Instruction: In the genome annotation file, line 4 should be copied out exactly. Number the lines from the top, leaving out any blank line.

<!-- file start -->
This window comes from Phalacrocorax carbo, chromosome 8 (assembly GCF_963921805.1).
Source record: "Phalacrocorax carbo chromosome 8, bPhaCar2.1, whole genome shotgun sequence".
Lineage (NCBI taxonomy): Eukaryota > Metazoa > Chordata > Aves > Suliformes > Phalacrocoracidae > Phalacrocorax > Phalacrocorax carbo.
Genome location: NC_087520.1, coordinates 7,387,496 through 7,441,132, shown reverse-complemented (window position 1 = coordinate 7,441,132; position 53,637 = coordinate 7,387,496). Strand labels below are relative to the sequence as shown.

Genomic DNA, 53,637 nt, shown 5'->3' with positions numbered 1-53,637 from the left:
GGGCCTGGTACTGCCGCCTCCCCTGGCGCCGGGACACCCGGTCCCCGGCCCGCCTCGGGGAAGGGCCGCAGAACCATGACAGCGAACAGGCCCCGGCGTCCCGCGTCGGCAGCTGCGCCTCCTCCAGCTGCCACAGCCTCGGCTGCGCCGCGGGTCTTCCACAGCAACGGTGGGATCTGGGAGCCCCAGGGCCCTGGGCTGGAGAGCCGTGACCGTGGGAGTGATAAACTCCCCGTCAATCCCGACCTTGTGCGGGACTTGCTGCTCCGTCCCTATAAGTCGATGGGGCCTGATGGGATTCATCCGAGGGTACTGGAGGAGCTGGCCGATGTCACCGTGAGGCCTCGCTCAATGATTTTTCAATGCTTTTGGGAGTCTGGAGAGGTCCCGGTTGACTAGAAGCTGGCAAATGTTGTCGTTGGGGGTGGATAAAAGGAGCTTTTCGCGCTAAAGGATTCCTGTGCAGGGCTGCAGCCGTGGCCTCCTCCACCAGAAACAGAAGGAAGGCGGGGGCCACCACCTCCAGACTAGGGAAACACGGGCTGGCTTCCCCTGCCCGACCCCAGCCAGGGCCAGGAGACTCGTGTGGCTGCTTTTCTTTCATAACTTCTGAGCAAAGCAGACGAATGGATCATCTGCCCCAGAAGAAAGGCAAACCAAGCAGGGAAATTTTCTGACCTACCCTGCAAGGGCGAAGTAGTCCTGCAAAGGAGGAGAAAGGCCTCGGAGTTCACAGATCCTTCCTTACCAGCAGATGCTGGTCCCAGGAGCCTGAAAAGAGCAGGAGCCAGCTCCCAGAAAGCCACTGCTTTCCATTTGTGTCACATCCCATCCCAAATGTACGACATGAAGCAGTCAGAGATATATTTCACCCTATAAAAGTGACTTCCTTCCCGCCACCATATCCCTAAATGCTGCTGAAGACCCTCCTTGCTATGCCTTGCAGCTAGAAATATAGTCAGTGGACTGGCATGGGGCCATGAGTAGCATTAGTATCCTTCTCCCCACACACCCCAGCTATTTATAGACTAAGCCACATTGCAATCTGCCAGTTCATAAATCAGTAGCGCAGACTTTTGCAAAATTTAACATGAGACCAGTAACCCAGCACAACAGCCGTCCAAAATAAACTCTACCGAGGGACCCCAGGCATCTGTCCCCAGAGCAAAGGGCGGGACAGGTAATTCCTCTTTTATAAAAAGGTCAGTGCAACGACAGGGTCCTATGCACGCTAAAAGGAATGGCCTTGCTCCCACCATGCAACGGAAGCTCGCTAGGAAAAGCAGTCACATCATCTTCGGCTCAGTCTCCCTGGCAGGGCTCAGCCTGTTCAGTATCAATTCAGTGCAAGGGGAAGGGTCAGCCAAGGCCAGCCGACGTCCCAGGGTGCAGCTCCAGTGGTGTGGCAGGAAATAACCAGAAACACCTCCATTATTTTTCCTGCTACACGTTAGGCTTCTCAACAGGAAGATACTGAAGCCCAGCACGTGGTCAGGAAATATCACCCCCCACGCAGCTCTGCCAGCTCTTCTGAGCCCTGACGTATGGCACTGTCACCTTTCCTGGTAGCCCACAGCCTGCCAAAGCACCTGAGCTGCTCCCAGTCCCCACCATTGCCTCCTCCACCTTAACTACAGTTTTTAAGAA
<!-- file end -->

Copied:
Genome location: NC_087520.1, coordinates 7,387,496 through 7,441,132, shown reverse-complemented (window position 1 = coordinate 7,441,132; position 53,637 = coordinate 7,387,496). Strand labels below are relative to the sequence as shown.